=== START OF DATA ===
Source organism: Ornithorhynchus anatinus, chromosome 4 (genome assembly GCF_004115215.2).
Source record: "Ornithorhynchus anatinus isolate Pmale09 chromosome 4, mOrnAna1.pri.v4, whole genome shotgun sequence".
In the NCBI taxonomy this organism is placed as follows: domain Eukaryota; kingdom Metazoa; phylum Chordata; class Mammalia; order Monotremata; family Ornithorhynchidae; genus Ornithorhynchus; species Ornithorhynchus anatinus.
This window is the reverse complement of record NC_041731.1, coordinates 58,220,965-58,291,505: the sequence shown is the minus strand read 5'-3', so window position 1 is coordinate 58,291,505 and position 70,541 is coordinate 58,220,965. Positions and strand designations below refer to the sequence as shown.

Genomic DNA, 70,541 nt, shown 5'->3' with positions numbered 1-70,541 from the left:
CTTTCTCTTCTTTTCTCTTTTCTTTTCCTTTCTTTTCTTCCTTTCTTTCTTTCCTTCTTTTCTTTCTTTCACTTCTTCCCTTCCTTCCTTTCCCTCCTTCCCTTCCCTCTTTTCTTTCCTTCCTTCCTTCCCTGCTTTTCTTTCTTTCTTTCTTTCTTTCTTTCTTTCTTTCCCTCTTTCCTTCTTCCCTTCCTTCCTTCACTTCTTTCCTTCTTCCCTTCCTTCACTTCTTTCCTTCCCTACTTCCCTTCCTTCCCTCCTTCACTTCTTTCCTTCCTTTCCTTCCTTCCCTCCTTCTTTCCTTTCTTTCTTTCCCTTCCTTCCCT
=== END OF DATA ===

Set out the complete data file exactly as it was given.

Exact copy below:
Source organism: Ornithorhynchus anatinus, chromosome 4 (genome assembly GCF_004115215.2).
Source record: "Ornithorhynchus anatinus isolate Pmale09 chromosome 4, mOrnAna1.pri.v4, whole genome shotgun sequence".
In the NCBI taxonomy this organism is placed as follows: domain Eukaryota; kingdom Metazoa; phylum Chordata; class Mammalia; order Monotremata; family Ornithorhynchidae; genus Ornithorhynchus; species Ornithorhynchus anatinus.
This window is the reverse complement of record NC_041731.1, coordinates 58,220,965-58,291,505: the sequence shown is the minus strand read 5'-3', so window position 1 is coordinate 58,291,505 and position 70,541 is coordinate 58,220,965. Positions and strand designations below refer to the sequence as shown.

Genomic DNA, 70,541 nt, shown 5'->3' with positions numbered 1-70,541 from the left:
CTTTCTCTTCTTTTCTCTTTTCTTTTCCTTTCTTTTCTTCCTTTCTTTCTTTCCTTCTTTTCTTTCTTTCACTTCTTCCCTTCCTTCCTTTCCCTCCTTCCCTTCCCTCTTTTCTTTCCTTCCTTCCTTCCCTGCTTTTCTTTCTTTCTTTCTTTCTTTCTTTCTTTCTTTCCCTCTTTCCTTCTTCCCTTCCTTCCTTCACTTCTTTCCTTCTTCCCTTCCTTCACTTCTTTCCTTCCCTACTTCCCTTCCTTCCCTCCTTCACTTCTTTCCTTCCTTTCCTTCCTTCCCTCCTTCTTTCCTTTCTTTCTTTCCCTTCCTTCCCT